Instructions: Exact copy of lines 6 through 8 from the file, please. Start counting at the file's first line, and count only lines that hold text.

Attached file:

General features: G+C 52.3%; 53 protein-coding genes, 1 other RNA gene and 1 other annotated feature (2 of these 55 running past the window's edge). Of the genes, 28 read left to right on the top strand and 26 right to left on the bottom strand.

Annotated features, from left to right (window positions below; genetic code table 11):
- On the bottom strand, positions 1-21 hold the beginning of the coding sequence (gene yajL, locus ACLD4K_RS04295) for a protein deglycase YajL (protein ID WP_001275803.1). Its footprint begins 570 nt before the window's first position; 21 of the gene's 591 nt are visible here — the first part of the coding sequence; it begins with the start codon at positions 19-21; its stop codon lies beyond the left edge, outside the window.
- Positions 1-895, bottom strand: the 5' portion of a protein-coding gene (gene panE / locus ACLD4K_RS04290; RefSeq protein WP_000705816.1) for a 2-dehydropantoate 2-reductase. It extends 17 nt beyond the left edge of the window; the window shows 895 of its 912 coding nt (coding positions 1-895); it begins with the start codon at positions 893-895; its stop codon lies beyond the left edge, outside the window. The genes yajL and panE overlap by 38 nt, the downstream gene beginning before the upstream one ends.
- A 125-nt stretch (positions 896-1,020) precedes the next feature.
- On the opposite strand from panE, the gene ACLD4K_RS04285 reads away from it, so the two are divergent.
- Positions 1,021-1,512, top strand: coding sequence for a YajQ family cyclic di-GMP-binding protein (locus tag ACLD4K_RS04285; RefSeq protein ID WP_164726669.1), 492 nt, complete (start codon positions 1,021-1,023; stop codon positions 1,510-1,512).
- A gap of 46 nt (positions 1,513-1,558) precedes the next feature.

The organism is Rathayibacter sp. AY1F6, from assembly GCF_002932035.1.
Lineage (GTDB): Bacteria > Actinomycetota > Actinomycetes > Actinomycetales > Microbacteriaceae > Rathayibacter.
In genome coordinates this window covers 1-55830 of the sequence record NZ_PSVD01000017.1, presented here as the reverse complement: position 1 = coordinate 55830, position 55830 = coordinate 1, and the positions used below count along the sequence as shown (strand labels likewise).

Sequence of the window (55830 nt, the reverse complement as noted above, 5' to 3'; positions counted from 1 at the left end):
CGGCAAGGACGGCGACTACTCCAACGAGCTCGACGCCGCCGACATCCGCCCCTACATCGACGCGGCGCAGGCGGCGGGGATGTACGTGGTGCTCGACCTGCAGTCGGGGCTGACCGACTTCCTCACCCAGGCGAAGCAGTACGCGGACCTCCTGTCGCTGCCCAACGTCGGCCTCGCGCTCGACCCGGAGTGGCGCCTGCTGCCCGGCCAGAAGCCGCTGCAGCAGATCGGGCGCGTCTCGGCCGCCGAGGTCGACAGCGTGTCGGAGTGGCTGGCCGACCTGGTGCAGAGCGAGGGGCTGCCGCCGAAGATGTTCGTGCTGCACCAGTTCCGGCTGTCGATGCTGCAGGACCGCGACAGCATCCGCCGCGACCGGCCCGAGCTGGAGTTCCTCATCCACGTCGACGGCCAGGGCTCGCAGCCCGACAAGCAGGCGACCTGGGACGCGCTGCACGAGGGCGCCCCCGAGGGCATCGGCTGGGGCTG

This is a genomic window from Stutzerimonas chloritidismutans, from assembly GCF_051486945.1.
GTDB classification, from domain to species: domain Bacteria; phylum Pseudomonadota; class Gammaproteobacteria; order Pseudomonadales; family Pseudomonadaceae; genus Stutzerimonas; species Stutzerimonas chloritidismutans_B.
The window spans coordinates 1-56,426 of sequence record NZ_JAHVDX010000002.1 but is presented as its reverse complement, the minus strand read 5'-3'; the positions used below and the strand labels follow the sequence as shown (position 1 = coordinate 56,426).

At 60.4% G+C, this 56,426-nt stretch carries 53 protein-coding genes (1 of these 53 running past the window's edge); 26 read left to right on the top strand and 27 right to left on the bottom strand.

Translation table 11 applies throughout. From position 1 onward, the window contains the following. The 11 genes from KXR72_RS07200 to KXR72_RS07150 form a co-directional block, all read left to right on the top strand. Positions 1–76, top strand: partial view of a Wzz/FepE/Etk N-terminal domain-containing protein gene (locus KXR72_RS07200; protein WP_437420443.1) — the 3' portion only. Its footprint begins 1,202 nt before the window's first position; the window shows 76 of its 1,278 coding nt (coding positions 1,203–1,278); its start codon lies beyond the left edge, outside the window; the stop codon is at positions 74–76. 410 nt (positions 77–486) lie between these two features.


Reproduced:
- On the opposite strand from panE, the gene ACLD4K_RS04285 reads away from it, so the two are divergent.
- Positions 1,021-1,512, top strand: coding sequence for a YajQ family cyclic di-GMP-binding protein (locus tag ACLD4K_RS04285; RefSeq protein ID WP_164726669.1), 492 nt, complete (start codon positions 1,021-1,023; stop codon positions 1,510-1,512).
- A gap of 46 nt (positions 1,513-1,558) precedes the next feature.